To make this question the basis of a score that a kid will receive on a high-stakes exam is the height of cruelty. They must choose a flimsy, one-word emotion that explains why these animals ate the pineapple. It is a simplification of the idea of an inner life, not to mention highly subjective.

Question 8

Which animals spoke the wisest words?

a) The hare b) The moose c) The crow d) The owl

I literally do not know what the answer to this question is. There is absolutely zero basis to decide which animal said the wisest words.

In my opinion, the owl uttered the dumbest words in the entire passage: “pineapples don’t have sleeves.” This was said in response to the moose who said the pineapple must have a trick up its sleeve. First off, no fruit or animal “has” sleeves, not even humans. Humans might, from time to time, wear sleeves, but sleeves are not part of our anatomy and, therefore, we do not strictly “have” them. Furthermore, as the moose says, we know what he was getting at with the whole “trick up his sleeve” phrase. It was a saying, a metaphor, and not meant to be taken literally. The owl demonstrates the type of know-it-allish stupidity that passes for intelligence in this day and age, the type that passes for intelligence according to Pearson as well.

The moose and the crow each speculated that the pineapple’s confidence meant that it had some grand scheme planned. An obvious nod to the original Aesop fable, they banked their proverbial dollars on the pineapple because they might have heard how these situations have turned out before. In that case, they demonstrated a healthier dose of critical thought than the owl, albeit based on faulty deductive reasoning.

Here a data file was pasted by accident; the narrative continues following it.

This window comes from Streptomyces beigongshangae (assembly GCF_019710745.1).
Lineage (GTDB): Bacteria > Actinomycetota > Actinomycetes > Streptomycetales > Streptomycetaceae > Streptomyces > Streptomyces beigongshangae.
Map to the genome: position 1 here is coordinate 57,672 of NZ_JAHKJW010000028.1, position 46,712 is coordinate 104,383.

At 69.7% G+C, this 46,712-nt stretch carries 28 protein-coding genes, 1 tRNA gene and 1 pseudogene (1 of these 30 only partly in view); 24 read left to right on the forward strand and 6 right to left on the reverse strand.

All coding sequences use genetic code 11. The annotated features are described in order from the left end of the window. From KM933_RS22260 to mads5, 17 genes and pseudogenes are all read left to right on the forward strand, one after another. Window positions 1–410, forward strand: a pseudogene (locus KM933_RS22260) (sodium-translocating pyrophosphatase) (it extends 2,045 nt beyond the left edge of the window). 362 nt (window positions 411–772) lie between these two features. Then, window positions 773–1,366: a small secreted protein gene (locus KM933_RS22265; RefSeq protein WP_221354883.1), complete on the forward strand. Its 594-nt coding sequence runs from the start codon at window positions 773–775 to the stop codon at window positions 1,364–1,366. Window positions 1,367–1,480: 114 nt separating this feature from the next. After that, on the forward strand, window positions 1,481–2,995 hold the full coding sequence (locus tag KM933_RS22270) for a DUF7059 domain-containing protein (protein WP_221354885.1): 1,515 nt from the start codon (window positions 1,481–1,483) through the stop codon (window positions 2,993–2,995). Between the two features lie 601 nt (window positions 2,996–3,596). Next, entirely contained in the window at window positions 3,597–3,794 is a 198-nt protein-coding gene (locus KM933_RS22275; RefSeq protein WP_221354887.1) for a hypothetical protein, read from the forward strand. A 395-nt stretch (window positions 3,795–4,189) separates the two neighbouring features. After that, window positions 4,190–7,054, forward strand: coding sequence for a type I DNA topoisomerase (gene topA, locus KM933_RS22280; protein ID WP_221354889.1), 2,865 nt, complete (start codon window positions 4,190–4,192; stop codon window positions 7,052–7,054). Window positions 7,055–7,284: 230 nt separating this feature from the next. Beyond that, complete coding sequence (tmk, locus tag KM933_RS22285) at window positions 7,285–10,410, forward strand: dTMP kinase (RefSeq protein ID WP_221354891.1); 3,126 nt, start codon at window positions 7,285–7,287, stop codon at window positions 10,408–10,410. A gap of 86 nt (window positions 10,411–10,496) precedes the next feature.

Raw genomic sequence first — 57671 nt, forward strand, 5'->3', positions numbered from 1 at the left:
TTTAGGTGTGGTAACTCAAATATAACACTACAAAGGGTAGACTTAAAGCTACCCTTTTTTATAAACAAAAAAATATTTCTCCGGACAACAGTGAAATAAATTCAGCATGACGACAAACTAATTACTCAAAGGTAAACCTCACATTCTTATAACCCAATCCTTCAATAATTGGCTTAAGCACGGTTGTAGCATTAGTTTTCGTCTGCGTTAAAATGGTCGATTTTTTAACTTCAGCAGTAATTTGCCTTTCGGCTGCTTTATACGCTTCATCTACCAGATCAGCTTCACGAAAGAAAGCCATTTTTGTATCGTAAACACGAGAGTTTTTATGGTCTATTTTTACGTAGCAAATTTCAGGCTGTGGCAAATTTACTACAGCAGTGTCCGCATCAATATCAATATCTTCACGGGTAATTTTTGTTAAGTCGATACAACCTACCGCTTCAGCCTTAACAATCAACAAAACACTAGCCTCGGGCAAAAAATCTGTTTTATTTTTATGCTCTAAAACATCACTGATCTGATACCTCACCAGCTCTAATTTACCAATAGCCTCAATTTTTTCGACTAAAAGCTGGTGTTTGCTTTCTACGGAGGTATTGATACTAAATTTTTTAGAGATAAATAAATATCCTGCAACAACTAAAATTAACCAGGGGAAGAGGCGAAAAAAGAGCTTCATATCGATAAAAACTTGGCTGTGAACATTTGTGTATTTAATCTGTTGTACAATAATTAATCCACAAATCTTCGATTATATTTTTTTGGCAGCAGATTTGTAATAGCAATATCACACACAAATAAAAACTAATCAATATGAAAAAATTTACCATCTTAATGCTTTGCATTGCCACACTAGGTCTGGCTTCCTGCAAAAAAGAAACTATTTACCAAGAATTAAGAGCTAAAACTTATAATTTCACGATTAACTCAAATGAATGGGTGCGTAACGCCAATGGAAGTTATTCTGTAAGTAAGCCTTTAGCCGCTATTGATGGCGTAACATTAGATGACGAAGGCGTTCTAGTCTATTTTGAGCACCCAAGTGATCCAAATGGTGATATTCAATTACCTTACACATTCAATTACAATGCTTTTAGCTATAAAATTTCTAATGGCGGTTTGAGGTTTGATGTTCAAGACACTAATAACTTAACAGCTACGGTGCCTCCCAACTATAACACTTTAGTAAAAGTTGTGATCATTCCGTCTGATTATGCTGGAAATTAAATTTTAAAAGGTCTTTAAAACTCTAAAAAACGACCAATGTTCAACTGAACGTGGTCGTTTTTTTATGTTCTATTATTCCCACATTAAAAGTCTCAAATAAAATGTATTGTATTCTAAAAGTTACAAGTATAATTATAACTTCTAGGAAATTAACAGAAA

The wisest words were probably uttered by the hare. Not only did he discount the idea that a pineapple can beat him in a race, he proved it by soundly beating the pineapple to the finish line. The philosopher William James said that truth is discovered through living. The hare proved the truth of his words by living them out.

It all depends on what one considers wisdom to be. Philosophers have not even agreed on this matter, yet Pearson is arrogant enough to ask a multiple choice question about it. Heavens forbid if the 8th grader ever read William James’ Pragmatism, he might bubble in choice “a” and get left back. There is no room for dissent or original thought in the corporate world that education deformers hope to build.

Question 9

Before the race, how did the animals feel towards the pineapple?

a) Suspicious b) Kindly c) Sympathetic d) Envious  

I think the answer they are looking for is “a”, although I do not know. Is this to say all of the animals, even the hare, felt the same way towards the pineapple? The hare certainly took on the challenge with gusto. The owl, captain obvious, also did not betray any suspicion of the pineapple.